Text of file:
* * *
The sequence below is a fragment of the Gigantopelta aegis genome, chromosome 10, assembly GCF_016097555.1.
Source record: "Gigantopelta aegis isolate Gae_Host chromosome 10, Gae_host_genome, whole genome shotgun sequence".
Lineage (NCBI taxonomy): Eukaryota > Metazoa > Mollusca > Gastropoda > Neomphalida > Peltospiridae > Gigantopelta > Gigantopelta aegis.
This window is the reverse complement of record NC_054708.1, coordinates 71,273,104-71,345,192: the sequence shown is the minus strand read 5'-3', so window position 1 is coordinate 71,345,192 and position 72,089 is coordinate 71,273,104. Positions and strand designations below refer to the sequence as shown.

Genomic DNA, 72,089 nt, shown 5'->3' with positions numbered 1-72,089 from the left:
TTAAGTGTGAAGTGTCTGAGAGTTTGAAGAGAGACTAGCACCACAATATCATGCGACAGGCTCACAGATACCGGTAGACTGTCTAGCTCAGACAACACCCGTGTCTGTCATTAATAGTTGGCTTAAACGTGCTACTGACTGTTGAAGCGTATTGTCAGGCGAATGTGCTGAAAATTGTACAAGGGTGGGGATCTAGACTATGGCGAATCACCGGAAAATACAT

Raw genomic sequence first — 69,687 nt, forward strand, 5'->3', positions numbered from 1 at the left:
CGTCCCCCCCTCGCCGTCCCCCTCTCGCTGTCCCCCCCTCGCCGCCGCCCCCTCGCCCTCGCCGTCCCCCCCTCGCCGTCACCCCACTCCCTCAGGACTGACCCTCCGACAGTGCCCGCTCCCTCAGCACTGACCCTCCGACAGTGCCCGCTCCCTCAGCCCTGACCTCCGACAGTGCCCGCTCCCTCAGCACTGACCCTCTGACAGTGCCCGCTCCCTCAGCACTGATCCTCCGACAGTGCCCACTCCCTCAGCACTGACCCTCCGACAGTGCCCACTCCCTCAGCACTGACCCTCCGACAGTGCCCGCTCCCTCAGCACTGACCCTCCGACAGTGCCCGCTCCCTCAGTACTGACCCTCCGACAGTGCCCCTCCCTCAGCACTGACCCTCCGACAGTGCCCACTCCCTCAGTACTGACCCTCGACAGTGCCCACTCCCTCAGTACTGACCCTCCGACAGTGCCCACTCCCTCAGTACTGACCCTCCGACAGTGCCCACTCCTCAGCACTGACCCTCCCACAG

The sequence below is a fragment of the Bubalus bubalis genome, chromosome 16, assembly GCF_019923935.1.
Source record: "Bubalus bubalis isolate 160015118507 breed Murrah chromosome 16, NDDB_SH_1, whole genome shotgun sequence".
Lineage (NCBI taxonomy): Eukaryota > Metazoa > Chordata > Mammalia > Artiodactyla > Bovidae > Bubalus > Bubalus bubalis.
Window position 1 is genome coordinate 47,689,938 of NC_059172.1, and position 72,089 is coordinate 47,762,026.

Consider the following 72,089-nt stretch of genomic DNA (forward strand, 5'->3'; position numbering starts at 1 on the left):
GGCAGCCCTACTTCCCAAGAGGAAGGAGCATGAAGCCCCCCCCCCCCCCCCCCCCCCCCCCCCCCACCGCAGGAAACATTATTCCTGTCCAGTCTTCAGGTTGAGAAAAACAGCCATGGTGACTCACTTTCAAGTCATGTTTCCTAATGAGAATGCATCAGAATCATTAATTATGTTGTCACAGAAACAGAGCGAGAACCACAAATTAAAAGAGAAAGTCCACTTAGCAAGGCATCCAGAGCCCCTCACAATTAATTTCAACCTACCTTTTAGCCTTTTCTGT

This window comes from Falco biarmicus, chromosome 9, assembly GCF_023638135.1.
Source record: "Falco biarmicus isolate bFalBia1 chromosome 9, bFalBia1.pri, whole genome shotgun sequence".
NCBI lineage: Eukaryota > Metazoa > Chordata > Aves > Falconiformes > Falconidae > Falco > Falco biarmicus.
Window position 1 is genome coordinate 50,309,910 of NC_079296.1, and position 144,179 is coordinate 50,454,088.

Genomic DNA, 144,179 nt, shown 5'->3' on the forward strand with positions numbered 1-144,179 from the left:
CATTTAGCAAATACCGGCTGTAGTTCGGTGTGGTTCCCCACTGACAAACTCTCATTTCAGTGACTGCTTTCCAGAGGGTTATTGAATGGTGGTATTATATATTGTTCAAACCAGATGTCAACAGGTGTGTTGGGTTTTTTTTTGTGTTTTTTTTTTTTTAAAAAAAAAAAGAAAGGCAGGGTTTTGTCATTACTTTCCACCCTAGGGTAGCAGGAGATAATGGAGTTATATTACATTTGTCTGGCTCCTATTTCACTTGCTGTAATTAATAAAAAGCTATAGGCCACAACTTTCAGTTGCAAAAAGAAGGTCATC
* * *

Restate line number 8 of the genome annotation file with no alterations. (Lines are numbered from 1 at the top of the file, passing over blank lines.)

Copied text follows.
CGTCCCCCCCTCGCCGTCCCCCTCTCGCTGTCCCCCCCTCGCCGCCGCCCCCTCGCCCTCGCCGTCCCCCCCTCGCCGTCACCCCACTCCCTCAGGACTGACCCTCCGACAGTGCCCGCTCCCTCAGCACTGACCCTCCGACAGTGCCCGCTCCCTCAGCCCTGACCTCCGACAGTGCCCGCTCCCTCAGCACTGACCCTCTGACAGTGCCCGCTCCCTCAGCACTGATCCTCCGACAGTGCCCACTCCCTCAGCACTGACCCTCCGACAGTGCCCACTCCCTCAGCACTGACCCTCCGACAGTGCCCGCTCCCTCAGCACTGACCCTCCGACAGTGCCCGCTCCCTCAGTACTGACCCTCCGACAGTGCCCCTCCCTCAGCACTGACCCTCCGACAGTGCCCACTCCCTCAGTACTGACCCTCGACAGTGCCCACTCCCTCAGTACTGACCCTCCGACAGTGCCCACTCCCTCAGTACTGACCCTCCGACAGTGCCCACTCCTCAGCACTGACCCTCCCACAG